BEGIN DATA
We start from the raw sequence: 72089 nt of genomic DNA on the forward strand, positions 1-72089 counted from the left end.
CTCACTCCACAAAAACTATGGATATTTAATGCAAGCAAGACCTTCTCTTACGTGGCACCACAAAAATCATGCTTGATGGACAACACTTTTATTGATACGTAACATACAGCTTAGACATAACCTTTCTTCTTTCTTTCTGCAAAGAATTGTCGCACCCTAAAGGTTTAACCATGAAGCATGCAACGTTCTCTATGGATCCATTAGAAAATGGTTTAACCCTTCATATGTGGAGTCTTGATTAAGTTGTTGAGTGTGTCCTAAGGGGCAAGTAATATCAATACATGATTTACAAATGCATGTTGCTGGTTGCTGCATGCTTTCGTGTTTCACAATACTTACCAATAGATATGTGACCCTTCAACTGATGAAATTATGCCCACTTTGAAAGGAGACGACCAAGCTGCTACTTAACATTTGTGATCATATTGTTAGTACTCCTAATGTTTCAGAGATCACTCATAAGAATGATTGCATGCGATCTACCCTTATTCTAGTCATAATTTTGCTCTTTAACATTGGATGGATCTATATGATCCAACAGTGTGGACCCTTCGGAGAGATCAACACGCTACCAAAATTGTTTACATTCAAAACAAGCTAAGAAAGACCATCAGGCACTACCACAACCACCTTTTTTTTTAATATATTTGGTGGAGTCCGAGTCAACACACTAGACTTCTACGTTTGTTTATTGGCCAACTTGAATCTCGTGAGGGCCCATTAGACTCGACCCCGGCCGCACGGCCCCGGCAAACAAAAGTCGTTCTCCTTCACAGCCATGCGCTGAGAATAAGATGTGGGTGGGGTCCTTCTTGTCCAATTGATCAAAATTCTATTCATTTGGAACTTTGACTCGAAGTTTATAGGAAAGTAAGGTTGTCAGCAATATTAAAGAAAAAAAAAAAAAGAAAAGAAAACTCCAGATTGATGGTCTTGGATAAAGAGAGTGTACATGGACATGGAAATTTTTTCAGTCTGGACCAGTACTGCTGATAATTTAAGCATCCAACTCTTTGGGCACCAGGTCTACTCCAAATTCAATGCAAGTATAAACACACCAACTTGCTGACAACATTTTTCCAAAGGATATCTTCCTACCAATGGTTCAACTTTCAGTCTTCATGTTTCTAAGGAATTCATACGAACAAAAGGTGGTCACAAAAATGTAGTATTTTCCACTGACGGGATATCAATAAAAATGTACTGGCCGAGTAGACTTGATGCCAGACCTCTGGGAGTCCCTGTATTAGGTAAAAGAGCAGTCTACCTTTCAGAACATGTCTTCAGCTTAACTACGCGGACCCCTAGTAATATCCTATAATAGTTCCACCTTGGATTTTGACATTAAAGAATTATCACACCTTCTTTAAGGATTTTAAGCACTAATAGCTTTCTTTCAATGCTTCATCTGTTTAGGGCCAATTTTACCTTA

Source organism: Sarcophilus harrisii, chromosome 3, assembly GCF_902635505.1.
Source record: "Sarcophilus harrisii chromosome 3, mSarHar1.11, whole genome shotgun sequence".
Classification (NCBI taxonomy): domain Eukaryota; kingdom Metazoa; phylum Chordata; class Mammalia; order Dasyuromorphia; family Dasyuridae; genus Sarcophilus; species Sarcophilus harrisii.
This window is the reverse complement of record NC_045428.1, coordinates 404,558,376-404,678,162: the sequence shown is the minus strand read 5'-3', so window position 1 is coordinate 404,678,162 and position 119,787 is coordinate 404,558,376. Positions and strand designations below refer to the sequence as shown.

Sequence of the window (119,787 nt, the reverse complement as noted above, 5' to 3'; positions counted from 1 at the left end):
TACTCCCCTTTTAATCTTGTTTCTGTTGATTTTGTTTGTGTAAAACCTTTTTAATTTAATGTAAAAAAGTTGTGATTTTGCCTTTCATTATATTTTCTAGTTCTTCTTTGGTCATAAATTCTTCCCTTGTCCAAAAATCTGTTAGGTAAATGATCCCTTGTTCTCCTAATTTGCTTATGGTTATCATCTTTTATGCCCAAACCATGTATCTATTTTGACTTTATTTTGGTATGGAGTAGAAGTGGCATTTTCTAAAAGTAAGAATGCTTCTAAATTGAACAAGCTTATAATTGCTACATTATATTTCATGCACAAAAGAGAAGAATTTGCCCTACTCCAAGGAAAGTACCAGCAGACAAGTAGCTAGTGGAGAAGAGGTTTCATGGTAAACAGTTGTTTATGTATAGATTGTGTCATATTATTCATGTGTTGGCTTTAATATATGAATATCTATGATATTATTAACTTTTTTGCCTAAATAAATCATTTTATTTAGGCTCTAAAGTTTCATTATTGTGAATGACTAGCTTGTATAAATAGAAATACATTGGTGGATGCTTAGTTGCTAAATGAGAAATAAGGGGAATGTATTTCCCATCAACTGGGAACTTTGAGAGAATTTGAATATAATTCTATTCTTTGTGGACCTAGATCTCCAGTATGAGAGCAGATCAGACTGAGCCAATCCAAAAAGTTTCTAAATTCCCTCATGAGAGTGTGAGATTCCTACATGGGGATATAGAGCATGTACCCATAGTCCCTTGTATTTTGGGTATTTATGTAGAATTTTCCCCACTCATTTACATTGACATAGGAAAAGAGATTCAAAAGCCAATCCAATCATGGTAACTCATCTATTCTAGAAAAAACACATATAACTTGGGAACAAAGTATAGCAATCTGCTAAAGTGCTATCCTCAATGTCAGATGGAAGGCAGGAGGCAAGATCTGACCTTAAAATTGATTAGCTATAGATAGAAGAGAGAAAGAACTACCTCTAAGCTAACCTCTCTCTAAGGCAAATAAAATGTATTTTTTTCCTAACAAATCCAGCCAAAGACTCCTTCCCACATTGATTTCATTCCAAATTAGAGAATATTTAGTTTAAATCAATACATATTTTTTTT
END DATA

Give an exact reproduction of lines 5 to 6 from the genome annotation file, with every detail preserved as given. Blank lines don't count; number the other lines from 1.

Classification (NCBI taxonomy): domain Eukaryota; kingdom Metazoa; phylum Chordata; class Mammalia; order Dasyuromorphia; family Dasyuridae; genus Sarcophilus; species Sarcophilus harrisii.
This window is the reverse complement of record NC_045428.1, coordinates 404,558,376-404,678,162: the sequence shown is the minus strand read 5'-3', so window position 1 is coordinate 404,678,162 and position 119,787 is coordinate 404,558,376. Positions and strand designations below refer to the sequence as shown.